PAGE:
ICPA Analysis: Why Trademark registration is so important
Making your mark
Your client’s company name, products or logo could become their most valuable asset. So you should help them protect it, says Eugene Pienaar
A trademark is a sign that identifies the products or services of a business; it may consist of words, slogans, logos, shapes, numerals and colours, or any combination of these. In essence, it is a badge of origin that allows customers to distinguish the goods or services of one trader from those of another.
Trademark registration: why it is so important!
Few entrepreneurs and SME owners are aware of the importance of protecting their trademark (business/trade or product name, etc). One of the main reasons for this is ignorance on their part; many believe that a company or domain name registration gives them the right to use the name and/or prevent others from using it. A recent survey revealed that 80% of small and medium sized enterprises have not registered the name of their business as a trademark.
Company/domain name registrations give the owner no rights to a name. The only way to secure exclusive rights to a name is by registering it as a trademark. The benefits associated with trademark registration are substantial, the most obvious being the exclusivity aspect and the right to prevent a third party from using an identical or confusingly similar name.
There are also numerous commercial advantages associated with trademark registration. Firstly, trademark registrations can be used as negotiating tools in business deals, as they can greatly facilitate the negotiation of licenses, franchises and the transfer of ownership. Secondly, registered trademarks are ‘quantifiable’ assets in their own right, thereby commanding a presence in a company’s balance sheet. This in turn enhances the value of a business for potential investors, lenders, purchasers and public offerings. Thirdly, a registered trademark
can serve as security for financial transactions, thereby giving the trademark proprietor more options and greater financial flexibility.
However, and more importantly, the commercial and financial consequences in failing to obtain a trademark registration can be extremely damaging to a company. Here are merely a few possibilities:
1. Use of a name may end up infringing a third party’s right, which could mean litigation, re-branding or even withdrawal from the market. This can be an expensive exercise as it could mean re-packaging goods, changing stationery and redesigning letterheads, websites, etc. In fact, any goodwill that you may have accumulated in the name would have to be forfeited, which could be very damaging.
2. Very little protection (and none if there is no reputation) is given to an unregistered mark as one has to rely on common law rights (as opposed to statutory rights) to prevent another entity trading under or using an identical or similar name. Even if there is a reputation the legal requirements are notoriously difficult and very expensive to prove. As a result, few ‘passing off’ actions are successfully instituted. The reality is that for most SMEs there will be no protection.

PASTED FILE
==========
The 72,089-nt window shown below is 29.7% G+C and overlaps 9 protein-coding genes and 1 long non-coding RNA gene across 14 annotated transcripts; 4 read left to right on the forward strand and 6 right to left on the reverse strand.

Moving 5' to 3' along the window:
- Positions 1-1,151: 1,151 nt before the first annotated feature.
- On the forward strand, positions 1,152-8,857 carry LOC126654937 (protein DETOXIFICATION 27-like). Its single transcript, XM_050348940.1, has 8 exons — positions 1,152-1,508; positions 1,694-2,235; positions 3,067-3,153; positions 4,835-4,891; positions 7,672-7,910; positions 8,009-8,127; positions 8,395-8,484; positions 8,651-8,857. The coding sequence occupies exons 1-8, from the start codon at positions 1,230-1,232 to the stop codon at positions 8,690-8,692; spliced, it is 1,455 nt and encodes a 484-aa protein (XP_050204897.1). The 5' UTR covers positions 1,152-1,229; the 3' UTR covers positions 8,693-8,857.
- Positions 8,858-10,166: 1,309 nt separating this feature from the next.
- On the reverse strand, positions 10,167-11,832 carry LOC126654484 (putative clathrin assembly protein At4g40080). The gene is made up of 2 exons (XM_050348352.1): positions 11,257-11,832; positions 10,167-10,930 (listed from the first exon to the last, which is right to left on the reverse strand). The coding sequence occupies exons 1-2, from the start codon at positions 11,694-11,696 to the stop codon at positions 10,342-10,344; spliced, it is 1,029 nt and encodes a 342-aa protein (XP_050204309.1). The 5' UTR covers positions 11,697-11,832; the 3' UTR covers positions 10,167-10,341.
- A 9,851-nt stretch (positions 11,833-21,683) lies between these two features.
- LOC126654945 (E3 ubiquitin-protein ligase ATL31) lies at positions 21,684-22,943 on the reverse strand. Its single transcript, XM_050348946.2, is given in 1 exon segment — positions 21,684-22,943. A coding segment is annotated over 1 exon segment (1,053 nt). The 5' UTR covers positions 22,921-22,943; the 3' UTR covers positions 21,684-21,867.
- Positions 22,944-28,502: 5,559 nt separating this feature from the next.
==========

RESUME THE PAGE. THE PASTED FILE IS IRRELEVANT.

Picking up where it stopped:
3. If someone registers your name as a trademark (before you do) the worst case scenario is that the third party could prevent you using your name altogether. They could stop you using it outside the area in which you have a reputation (if you trade in London you will not be able to trade in Manchester, for example, under the same name (unless you are able to prove that your reputation extends to Manchester).
4. Failure to obtain a trademark registration could severely hamper an owner’s ability to grow the business and expand into other regions. This is particularly important from a franchising or licensing perspective but is equally important in circumstances where a business expands into other regions or territories due to organic growth or acquisition.
5. A trademark registration is an intangible asset that adds value to a business. Failure to register a trademark could have negative implications on the value of a business in the event of a business sale (unregistered marks are often ‘deal killers’ when negotiating with third parties).
The above examples illustrate the commercial importance of protecting a trademark. Failure to protect a trade mark exposes a company to unnecessary risk and for the sake of a few hundred pounds (i.e. the cost of registration) it really is not worth it.
Most small to medium sized companies tend to be reactive when seeking trademark protection, only taking action after problems have arisen. This is a dangerous strategy that can result in their trademark rights being severely curtailed (not to mention the significant and unnecessary legal costs that will be incurred).
In the next issue of Accounting practice I will fully explain the registration process.
• Eugene Pienaar is the founder and Managing Director at RevoMark. See www.revomark.co.uk
This article is taken from “Accounting Practice” the ICPA quarterly magazine. Dedicated to supporting and promoting the needs of the general practitioner. You can find us at www.icpa.org.uk or email email@example.com or by ‘phone on 0800-074-2896.